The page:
• September 23rd, 2018
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Kavango farmers welcome mobile abattoir


Rundu Farmers in Kavango East were all smiles on Friday morning when they got a chance to inspect Meatco’s new mobile abattoir. They welcomed the mobile abattoir, as they can now sell their excess cattle to Meatco for an income. Farmers in the region have been without access to a commercial abattoir since Meatco stopped operating the abattoir at Rundu more than two years ago. “We’re very excited. You know it has been more than two years since we farmers have sold our cattle for slaughter, so now this is the opportunity we have been waiting for to get rid of our excess animals and also to get an income, because there are some farmers that have no other source of income but from their cattle, so this is good for them,” said Hannes Balzar, chairperson of the Kavango East Regional Farmers Forum. “The thing that disappointed me is that they will first start with farmers that have already registered. The ones that want to sell urgently will have to wait, but it’s fine, as long as farmers can benefit,” Hannes added. Many farmers praised the initiative, saying it came at the right time. “This is a good initiative, because it has been long since we farmers have sold our cattle. Some farmers are in debt with financial institutions, like AgriBank, and if they will sell now they will be able to pay back some of their loans, as well as solve some problems,” said Virginia Kayimbi, a female farmer from the Shambyu traditional jurisdiction of Kavango East Region. According to the procurement officer responsible for Kavango West, Kavango East and the Tsumkwe area, Timotheus Kativa, the mobile slaughter unit (MSU) arrived in Namibia on July 28 and was held in Windhoek, where Meatco did some test slaughters. After that the MSU was dispatched to Rundu before moving on to Matumbo Ribebe Quarantine Camp, some 75 km south of Rundu. “It’s just passing by Rundu to give a chance to our farmers to view it and we will move it to Matumbo Ribebe Quarantine Camp, where it will be stationed. “Once we start with operations we're going to slaughter about 1200 cattle and there will also be a programme that we're going to follow and our farmers are all informed of that,” Kativa added. “This is a relief to us farmers in the two Kavango regions, as we’ve been waiting for an abattoir for long. Farmers are complaining of overgrazing on their farms over the past two years, as their cattle are a lot since they didn’t sell for over two years. “I think with this mobile abattoir farmers will sell some of their livestock and use the money to improve their farms and collect some income, as well. This is a good initiative from Meatco and we welcome it, they must just start with the slaughtering,” added another farmer, Timotheus Shinkeva, who cannot wait to sell some of his excess cattle. According to Kativa, the MSU would start with the cattle in Meatco-owned schemes and the 29 farmers that have registered to supply Meatco. Once this is done the mobile abattoir would then start to take in more cattle and other farmers will be given a chance to register their cattle for slaughter. “The truck will be in the region for as long as there is demand,” Kativa explained. “There won’t be any quarantine requirements for this unit, because the meat will be for local market. Farmers will be informed, so that they come to our office to register and we give them the slaughter dates. "That will then allow the farmers to bring their cattle to the slaughter unit,” Kativa explained. Farmers can also get transport assistance from Meatco, but at a cost, he said.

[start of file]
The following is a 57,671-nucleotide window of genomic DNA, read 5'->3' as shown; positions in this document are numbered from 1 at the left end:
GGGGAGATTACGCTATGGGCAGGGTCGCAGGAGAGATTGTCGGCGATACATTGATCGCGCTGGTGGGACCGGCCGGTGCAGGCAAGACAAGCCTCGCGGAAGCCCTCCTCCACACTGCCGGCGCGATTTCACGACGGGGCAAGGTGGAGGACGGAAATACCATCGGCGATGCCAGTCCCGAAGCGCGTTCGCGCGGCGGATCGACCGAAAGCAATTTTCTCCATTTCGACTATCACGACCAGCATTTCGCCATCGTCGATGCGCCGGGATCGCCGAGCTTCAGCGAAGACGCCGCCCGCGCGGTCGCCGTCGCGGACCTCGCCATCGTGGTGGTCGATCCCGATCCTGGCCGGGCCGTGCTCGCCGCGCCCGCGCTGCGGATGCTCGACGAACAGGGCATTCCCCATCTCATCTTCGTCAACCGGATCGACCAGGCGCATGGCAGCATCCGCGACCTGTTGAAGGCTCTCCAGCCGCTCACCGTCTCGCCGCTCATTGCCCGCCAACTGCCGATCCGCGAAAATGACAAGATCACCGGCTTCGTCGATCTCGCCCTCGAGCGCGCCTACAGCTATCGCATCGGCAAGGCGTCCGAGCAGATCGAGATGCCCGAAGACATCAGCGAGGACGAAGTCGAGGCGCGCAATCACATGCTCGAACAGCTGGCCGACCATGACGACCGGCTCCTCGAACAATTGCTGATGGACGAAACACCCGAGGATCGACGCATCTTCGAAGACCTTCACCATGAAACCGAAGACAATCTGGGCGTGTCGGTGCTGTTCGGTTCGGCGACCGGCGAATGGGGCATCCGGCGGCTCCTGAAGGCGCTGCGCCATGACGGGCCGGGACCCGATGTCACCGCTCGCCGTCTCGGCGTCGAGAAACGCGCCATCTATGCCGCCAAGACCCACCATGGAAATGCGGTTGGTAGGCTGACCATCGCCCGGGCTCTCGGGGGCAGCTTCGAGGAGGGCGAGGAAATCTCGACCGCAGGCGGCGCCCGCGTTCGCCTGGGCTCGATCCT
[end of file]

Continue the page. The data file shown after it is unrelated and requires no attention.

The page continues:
2016-08-15 11:38:18 2 years ago
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